daily californian logo

BERKELEY'S NEWS • NOVEMBER 27, 2022

Take a look at our 2022 midterm elections special issue!

Campus cannot just move homeless people

article image

LILY CALLENDER | STAFF

SUPPORT OUR NONPROFIT NEWSROOM

We're an independent student-run newspaper, and need your support to maintain our coverage.

JANUARY 24, 2020

Update 1/30/2020: this editorial has been updated after the Editorial Board gained more information from campus spokesperson Dan Mogulof.

When UCPD administered a “clean up” of People’s Park on Jan. 17, a handful of the park’s residents were left on the side of the street with their belongings in trash bags. While given advance notice of the clean up, several of the park’s residents were left with minimal alternatives when displaced. As policy concerns persist regarding the status of these individuals, it is now more important than ever to create viable solutions for Berkeley’s homeless community. 

Throughout the years, the residents of People’s Park have gone without many basic needs resources. For example, although sanitation is a concern for city and campus officials alike, it’s impossible to deny that the park’s public restroom is less than inviting. While the campus has a responsibility toward its students, it also has a responsibility toward the park’s residents.

Although residents were offered sufficient housing alternatives, many individuals simply cannot rely on temporary solutions. The campus should be sedimenting permanent solutions with organizations that work directly with community members. With the ongoing housing development project aiming to serve members of the homeless community in addition to future students, how will the campus take the necessary steps to accommodate both groups?

To further help the homeless residents in the park, the city needs to lend the campus a hand. The city’s sidewalk ordinance was put in place to supposedly address sanitation issues, but the policy itself is a thinly veiled attempt at limiting the times and locations in which homeless people are allowed to exist. The campus and city should work together to best support these people — pushing residents out of the park does literally nothing to enact humane solutions.

There is a full-time social worker employed by the campus to assist the park’s residents, so it is heartening to see that the campus is taking the initiative in making sure their needs are met. This is definitely encouraging — hopefully, as the campus works on the supplemental housing they have planned for People’s Park, they’ll be seeking more input. 

Until then, though, the campus should consider focusing more assets toward supporting the park’s occupants or, if that’s infeasible, uplifting the organizations that do. It’s encouraging to know that coalitions of community members, students and Berkeley residents are trying to help provide for the homeless community. There are myriad people who work to support the homeless community, and the campus should be joining forces and complementing these groups on how to develop viable solutions.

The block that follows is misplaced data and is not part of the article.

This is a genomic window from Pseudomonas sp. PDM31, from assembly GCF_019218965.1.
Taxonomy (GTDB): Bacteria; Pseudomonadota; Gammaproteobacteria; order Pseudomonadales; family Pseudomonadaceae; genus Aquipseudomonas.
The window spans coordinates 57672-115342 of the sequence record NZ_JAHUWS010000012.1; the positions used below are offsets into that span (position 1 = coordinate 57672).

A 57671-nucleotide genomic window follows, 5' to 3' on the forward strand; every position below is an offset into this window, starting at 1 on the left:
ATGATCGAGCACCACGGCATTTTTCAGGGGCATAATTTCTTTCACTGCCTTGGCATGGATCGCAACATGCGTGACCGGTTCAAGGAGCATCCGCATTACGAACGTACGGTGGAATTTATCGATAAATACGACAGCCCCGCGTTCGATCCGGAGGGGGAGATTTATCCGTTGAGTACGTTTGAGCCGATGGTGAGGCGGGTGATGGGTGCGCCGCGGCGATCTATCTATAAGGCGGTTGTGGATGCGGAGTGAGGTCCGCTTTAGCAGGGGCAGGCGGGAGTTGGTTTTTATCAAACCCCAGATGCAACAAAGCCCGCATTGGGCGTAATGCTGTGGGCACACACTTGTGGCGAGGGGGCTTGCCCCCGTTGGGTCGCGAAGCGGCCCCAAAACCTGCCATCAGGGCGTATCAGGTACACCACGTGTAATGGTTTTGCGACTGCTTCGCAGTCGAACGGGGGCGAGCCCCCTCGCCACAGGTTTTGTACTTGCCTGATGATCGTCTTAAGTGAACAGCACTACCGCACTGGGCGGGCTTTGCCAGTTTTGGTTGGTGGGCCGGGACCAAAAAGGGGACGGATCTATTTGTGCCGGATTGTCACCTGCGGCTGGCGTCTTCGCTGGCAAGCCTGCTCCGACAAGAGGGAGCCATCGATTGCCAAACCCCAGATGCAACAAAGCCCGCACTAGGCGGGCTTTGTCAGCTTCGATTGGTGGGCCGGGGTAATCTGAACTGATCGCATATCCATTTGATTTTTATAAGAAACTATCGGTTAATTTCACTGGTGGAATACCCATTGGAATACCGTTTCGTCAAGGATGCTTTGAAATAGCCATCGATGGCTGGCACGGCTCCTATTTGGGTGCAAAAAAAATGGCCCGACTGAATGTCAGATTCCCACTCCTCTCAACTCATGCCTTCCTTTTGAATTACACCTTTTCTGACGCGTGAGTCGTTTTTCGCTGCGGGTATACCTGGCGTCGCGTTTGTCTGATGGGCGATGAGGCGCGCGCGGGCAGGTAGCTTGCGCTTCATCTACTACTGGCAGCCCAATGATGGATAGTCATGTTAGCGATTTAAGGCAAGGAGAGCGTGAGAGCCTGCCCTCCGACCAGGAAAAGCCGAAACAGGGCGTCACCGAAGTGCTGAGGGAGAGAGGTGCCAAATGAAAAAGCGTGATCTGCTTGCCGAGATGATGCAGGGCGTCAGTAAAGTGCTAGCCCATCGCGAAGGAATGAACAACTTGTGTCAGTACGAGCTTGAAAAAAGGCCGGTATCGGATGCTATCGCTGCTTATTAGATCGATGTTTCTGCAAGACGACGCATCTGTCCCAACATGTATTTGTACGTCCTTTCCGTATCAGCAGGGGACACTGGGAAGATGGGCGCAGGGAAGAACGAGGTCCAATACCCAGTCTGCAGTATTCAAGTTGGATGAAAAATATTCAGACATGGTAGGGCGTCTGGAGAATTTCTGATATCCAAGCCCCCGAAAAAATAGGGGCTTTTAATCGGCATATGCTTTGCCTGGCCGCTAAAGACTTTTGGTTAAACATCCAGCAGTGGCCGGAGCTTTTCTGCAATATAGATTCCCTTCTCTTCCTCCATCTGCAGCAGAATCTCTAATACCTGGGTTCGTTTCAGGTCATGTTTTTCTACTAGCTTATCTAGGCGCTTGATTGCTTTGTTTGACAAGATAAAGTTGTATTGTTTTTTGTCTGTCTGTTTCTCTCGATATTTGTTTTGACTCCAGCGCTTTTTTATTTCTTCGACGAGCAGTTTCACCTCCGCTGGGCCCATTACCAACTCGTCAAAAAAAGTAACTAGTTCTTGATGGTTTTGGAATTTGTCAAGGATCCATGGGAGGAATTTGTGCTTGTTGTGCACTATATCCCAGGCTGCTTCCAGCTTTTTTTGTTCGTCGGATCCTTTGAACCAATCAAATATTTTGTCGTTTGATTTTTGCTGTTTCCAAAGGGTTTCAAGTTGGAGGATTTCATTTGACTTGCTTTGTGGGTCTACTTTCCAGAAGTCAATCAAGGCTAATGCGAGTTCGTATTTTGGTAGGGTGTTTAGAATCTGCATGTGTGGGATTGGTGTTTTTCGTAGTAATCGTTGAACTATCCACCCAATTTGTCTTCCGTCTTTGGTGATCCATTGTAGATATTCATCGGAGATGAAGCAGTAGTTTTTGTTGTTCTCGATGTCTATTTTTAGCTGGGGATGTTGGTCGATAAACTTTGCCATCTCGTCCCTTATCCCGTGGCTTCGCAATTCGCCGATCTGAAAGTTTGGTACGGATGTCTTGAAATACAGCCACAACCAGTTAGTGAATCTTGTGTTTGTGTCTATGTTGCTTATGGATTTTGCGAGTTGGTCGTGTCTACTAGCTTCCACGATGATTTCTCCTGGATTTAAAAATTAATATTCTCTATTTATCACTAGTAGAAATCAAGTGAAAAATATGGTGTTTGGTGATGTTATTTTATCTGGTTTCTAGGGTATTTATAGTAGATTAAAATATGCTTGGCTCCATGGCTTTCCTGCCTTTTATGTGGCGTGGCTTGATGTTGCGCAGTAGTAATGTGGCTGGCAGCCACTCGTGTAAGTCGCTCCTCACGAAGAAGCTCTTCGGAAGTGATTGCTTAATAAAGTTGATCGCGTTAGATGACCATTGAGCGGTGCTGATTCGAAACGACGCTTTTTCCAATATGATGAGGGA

Regardless of who owns the park, finding viable, long-term alternatives for the park’s current residents will require a team effort. Campus will ultimately benefit from working closely with these organizations, and to the communities that will be affected, to serve them adequately.

Corrections: A previous version of this editorial incorrectly implied that the campus has not attempted to improve the condition of the People’s Park bathroom. In fact, the Editorial Board could not find any evidence that the campus has not made any effort to do so. A previous version of this editorial incorrectly implied that the campus does not have support systems in place for occupants of People’s Park. In fact, the campus employs one full-time social worker to care for the inhabitants of the park. A previous version of this editorial incorrectly implied that the campus did not provide sufficient warning to occupants about when officers would arrive. In fact, officers alerted occupants a week in advance and some occupants left voluntarily before the cleanup date.
Editorials represent the majority opinion of the editorial board as written by the spring 2020 opinion editor, Simmy Khetpal.
LAST UPDATED

FEBRUARY 02, 2020


Related Articles

featured article
As the percentage of student instructors employed for less than 25% of a full-time schedule continues to increase, campus administrators need to be more mindful of their needs. 
As the percentage of student instructors employed for less than 25% of a full-time schedule continues to increase, campus administrators need to be more mindful of their needs. 
featured article
featured article
The university has a chance to reassess and reaffirm what role it plans to play in an increasingly polarized environment.
The university has a chance to reassess and reaffirm what role it plans to play in an increasingly polarized environment.
featured article
featured article
It’s unimaginably nerve-wracking to have the most powerful forces in the nation acting against you, but there is also a coalition of institutions fighting to preserve that chance.
It’s unimaginably nerve-wracking to have the most powerful forces in the nation acting against you, but there is also a coalition of institutions fighting to preserve that chance.
featured article